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GCSE/A Level Chemistry-Physics: Radioactivity - half-life of radioisotope, importance, uses

(c) doc b

6. How long does material remain radioactive?

6a half-life of radioisotopes, uses of decay data & implications

6b uses of decay data and radioisotope half-life values

Doc Brown's Chemistry - KS4 science GCSE Physics Revision Notes

Practice revision questions on half-life calculations and radioactive decay. Problem solving using the half-life of a radioisotope or radioactive emission data to work out the half-life of a radioactive isotope. What is the half-life of radioactive isotopes? What is a radionuclide decay curve? How long are radioactive materials dangerous for? Are half-lives of radioisotopes useful? How do archaeologists use half-lives to date prehistoric materials? How do geologists use very long half-live values to date rocks? All of these questions are answered and explained with examples of how half-life data is so useful. These revision notes on the half-life of radioisotopes should help with GCSE/IGCSE physics courses and A/AS level physics courses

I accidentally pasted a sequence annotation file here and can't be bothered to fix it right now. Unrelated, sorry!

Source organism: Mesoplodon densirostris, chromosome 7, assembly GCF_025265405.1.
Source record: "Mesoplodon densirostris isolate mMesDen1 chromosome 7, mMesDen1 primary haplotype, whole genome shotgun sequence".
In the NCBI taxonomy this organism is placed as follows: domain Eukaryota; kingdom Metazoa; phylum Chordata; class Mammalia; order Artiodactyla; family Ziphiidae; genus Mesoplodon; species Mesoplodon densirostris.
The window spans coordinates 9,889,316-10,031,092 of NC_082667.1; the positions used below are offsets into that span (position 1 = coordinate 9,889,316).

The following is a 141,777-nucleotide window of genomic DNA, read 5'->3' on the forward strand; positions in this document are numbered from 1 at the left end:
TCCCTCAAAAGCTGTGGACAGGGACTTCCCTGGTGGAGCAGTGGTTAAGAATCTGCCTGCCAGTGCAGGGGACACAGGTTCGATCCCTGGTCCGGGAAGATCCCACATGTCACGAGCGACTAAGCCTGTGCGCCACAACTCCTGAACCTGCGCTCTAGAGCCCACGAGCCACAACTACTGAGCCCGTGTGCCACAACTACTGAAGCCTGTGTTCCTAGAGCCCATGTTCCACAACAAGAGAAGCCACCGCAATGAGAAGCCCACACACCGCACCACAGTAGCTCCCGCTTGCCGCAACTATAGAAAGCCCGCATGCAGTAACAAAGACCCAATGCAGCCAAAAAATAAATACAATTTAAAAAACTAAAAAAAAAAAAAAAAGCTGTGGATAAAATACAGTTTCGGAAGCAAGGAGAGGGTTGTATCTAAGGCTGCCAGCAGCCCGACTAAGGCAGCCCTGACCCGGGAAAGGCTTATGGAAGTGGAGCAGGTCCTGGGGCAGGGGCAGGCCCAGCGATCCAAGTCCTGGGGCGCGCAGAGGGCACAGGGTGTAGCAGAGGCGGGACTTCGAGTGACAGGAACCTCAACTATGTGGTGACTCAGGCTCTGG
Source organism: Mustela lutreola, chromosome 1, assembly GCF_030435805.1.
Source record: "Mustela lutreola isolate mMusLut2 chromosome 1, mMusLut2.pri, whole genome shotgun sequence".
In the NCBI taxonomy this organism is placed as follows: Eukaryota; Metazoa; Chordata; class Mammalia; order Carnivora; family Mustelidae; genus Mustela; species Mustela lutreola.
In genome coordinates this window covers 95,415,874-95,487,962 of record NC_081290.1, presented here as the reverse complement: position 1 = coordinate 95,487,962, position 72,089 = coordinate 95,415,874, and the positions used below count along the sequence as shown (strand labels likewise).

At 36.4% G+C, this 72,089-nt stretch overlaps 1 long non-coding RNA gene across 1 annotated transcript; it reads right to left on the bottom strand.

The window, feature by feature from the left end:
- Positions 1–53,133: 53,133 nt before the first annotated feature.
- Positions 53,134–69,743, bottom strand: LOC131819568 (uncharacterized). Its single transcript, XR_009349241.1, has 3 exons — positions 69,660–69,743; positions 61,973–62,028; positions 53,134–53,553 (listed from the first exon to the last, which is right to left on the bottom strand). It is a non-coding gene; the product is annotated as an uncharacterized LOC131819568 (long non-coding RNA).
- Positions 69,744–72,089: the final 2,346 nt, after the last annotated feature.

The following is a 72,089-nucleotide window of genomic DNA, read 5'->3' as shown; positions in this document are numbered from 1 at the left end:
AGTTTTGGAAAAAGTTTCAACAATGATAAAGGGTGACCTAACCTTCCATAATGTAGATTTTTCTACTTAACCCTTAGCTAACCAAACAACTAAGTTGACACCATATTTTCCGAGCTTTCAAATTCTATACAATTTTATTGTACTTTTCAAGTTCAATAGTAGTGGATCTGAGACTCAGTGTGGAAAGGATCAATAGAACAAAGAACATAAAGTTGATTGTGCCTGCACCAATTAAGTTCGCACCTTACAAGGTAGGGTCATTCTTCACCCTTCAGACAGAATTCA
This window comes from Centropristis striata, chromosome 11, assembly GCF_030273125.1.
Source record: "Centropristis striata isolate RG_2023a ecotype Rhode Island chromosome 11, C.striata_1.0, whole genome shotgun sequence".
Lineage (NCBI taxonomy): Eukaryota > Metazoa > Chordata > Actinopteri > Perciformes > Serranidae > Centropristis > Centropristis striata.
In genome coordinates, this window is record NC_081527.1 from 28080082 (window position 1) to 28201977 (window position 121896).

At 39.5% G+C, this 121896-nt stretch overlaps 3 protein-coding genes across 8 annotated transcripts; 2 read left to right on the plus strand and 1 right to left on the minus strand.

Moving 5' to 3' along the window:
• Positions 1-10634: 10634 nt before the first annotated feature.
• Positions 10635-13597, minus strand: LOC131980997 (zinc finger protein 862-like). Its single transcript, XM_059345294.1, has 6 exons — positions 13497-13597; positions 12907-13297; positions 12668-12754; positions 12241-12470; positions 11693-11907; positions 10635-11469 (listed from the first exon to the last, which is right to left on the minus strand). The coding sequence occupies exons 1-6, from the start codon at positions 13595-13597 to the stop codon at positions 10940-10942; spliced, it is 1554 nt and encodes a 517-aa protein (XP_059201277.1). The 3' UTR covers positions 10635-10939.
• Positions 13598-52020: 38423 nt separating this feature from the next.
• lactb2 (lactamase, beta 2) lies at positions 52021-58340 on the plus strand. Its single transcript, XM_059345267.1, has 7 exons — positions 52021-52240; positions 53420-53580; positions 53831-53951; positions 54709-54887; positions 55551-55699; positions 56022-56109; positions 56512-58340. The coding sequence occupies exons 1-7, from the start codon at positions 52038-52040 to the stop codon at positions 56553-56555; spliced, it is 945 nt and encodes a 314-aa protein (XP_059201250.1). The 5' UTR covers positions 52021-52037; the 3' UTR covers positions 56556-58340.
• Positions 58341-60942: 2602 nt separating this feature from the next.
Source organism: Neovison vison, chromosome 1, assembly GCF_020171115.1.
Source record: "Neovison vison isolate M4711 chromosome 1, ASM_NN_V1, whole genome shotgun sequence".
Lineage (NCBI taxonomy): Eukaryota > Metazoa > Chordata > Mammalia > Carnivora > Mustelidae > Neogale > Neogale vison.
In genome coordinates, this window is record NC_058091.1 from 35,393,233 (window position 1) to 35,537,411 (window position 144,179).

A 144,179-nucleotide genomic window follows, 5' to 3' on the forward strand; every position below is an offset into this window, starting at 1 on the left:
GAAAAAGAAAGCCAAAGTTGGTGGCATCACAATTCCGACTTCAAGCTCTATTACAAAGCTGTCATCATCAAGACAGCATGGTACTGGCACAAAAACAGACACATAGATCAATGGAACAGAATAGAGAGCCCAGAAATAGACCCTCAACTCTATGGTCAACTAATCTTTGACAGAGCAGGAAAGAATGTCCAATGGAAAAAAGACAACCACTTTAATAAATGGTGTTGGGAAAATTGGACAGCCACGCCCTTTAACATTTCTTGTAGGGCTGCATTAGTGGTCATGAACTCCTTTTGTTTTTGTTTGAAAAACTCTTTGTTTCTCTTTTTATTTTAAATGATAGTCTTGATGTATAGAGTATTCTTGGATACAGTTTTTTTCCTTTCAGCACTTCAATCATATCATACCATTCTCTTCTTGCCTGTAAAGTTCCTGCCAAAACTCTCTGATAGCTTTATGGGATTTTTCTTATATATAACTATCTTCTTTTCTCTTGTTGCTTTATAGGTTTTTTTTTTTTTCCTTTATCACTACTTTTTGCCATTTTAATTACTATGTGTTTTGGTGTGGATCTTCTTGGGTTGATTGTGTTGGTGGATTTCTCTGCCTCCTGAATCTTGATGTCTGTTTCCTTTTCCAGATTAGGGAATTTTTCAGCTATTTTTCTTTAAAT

6. How long does material remain radioactive? half-life, some uses and implications

6a. The half-life of a radioisotope

  • Some atomic nuclei are very unstable and only exist for a few microseconds, seconds, minutes, hours or days.
  • Others are very stable and take millions of years to decay away to form another atom.
  • Some isotopes are completely stable and do not undergo radioactive decay at all.
  • The radioactivity (emissions) of any radioactive material always decreases with time.
  • A measure of the stability of a radioisotope is given by its half-life (defined below).
  • Unstable nuclei disintegrate at random, you cannot predict which decays to emit alpha, beta, gamma or other nuclear/ionising radiations.
  • What you can say is the radioactivity must always decrease over time but never quite reaches zero, except after a very long period of time (infinity?).
  • The decay follows are particular pattern, illustrated by the graph below, known as a decay curve.
    • The graph will drop steeply for very unstable nuclei but show a very small gradient if more stable.
    • Every graph shows the same mathematical feature which is that for a particular time interval the amount of
  • The half-life of a radioisotope is the average time it takes for half of the remaining undecayed radioactive nuclei (atoms) to decay to a different nucleus (atom).
    • The values of half-lives can vary from a fraction of a second (highly unstable) to millions of years (relatively much more stable)